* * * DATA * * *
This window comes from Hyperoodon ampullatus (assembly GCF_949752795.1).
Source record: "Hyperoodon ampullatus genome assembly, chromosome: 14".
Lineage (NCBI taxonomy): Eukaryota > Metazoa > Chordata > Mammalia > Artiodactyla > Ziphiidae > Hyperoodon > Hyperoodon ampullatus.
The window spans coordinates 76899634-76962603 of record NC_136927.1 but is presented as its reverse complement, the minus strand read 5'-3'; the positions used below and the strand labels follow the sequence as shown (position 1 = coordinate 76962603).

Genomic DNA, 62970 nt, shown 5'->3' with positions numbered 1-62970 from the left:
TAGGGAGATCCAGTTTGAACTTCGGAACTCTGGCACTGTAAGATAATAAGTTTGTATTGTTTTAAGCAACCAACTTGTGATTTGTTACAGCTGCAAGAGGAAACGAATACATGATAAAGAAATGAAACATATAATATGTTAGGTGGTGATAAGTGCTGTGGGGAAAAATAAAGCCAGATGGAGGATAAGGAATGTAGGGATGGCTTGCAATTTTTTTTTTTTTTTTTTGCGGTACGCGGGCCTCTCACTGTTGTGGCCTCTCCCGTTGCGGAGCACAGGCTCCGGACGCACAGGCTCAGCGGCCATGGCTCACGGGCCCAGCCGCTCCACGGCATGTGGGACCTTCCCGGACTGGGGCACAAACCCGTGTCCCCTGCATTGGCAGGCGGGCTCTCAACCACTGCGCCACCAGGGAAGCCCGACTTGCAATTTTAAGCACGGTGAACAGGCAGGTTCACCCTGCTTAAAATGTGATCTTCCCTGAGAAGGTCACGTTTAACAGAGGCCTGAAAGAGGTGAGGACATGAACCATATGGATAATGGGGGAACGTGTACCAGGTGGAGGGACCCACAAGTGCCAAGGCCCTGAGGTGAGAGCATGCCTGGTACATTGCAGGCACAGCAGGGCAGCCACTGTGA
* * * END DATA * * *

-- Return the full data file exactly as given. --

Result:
This window comes from Hyperoodon ampullatus (assembly GCF_949752795.1).
Source record: "Hyperoodon ampullatus genome assembly, chromosome: 14".
Lineage (NCBI taxonomy): Eukaryota > Metazoa > Chordata > Mammalia > Artiodactyla > Ziphiidae > Hyperoodon > Hyperoodon ampullatus.
The window spans coordinates 76899634-76962603 of record NC_136927.1 but is presented as its reverse complement, the minus strand read 5'-3'; the positions used below and the strand labels follow the sequence as shown (position 1 = coordinate 76962603).

Genomic DNA, 62970 nt, shown 5'->3' with positions numbered 1-62970 from the left:
TAGGGAGATCCAGTTTGAACTTCGGAACTCTGGCACTGTAAGATAATAAGTTTGTATTGTTTTAAGCAACCAACTTGTGATTTGTTACAGCTGCAAGAGGAAACGAATACATGATAAAGAAATGAAACATATAATATGTTAGGTGGTGATAAGTGCTGTGGGGAAAAATAAAGCCAGATGGAGGATAAGGAATGTAGGGATGGCTTGCAATTTTTTTTTTTTTTTTTTGCGGTACGCGGGCCTCTCACTGTTGTGGCCTCTCCCGTTGCGGAGCACAGGCTCCGGACGCACAGGCTCAGCGGCCATGGCTCACGGGCCCAGCCGCTCCACGGCATGTGGGACCTTCCCGGACTGGGGCACAAACCCGTGTCCCCTGCATTGGCAGGCGGGCTCTCAACCACTGCGCCACCAGGGAAGCCCGACTTGCAATTTTAAGCACGGTGAACAGGCAGGTTCACCCTGCTTAAAATGTGATCTTCCCTGAGAAGGTCACGTTTAACAGAGGCCTGAAAGAGGTGAGGACATGAACCATATGGATAATGGGGGAACGTGTACCAGGTGGAGGGACCCACAAGTGCCAAGGCCCTGAGGTGAGAGCATGCCTGGTACATTGCAGGCACAGCAGGGCAGCCACTGTGA